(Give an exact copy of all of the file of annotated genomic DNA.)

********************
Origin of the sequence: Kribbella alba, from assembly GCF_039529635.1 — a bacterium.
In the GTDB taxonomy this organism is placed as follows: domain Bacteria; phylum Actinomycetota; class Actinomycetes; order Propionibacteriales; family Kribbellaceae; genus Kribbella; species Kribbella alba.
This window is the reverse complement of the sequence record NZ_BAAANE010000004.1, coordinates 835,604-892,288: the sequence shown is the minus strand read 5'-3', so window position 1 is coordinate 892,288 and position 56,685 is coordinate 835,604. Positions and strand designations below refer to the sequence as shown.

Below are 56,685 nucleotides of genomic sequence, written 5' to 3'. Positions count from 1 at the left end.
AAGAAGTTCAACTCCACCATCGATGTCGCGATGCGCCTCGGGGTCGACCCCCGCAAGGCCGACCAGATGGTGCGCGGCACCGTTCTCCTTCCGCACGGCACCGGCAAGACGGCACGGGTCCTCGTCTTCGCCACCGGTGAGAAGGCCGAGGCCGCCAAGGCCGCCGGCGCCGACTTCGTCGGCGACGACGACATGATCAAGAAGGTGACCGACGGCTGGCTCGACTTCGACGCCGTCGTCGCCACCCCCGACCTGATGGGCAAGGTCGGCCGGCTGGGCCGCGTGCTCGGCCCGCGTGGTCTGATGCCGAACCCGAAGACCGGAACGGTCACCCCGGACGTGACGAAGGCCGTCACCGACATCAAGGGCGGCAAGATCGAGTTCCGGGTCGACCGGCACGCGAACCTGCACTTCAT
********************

Origin of the sequence: Kribbella alba, from assembly GCF_039529635.1 — a bacterium.
In the GTDB taxonomy this organism is placed as follows: domain Bacteria; phylum Actinomycetota; class Actinomycetes; order Propionibacteriales; family Kribbellaceae; genus Kribbella; species Kribbella alba.
This window is the reverse complement of the sequence record NZ_BAAANE010000004.1, coordinates 835,604-892,288: the sequence shown is the minus strand read 5'-3', so window position 1 is coordinate 892,288 and position 56,685 is coordinate 835,604. Positions and strand designations below refer to the sequence as shown.

Below are 56,685 nucleotides of genomic sequence, written 5' to 3'. Positions count from 1 at the left end.
AAGAAGTTCAACTCCACCATCGATGTCGCGATGCGCCTCGGGGTCGACCCCCGCAAGGCCGACCAGATGGTGCGCGGCACCGTTCTCCTTCCGCACGGCACCGGCAAGACGGCACGGGTCCTCGTCTTCGCCACCGGTGAGAAGGCCGAGGCCGCCAAGGCCGCCGGCGCCGACTTCGTCGGCGACGACGACATGATCAAGAAGGTGACCGACGGCTGGCTCGACTTCGACGCCGTCGTCGCCACCCCCGACCTGATGGGCAAGGTCGGCCGGCTGGGCCGCGTGCTCGGCCCGCGTGGTCTGATGCCGAACCCGAAGACCGGAACGGTCACCCCGGACGTGACGAAGGCCGTCACCGACATCAAGGGCGGCAAGATCGAGTTCCGGGTCGACCGGCACGCGAACCTGCACTTCAT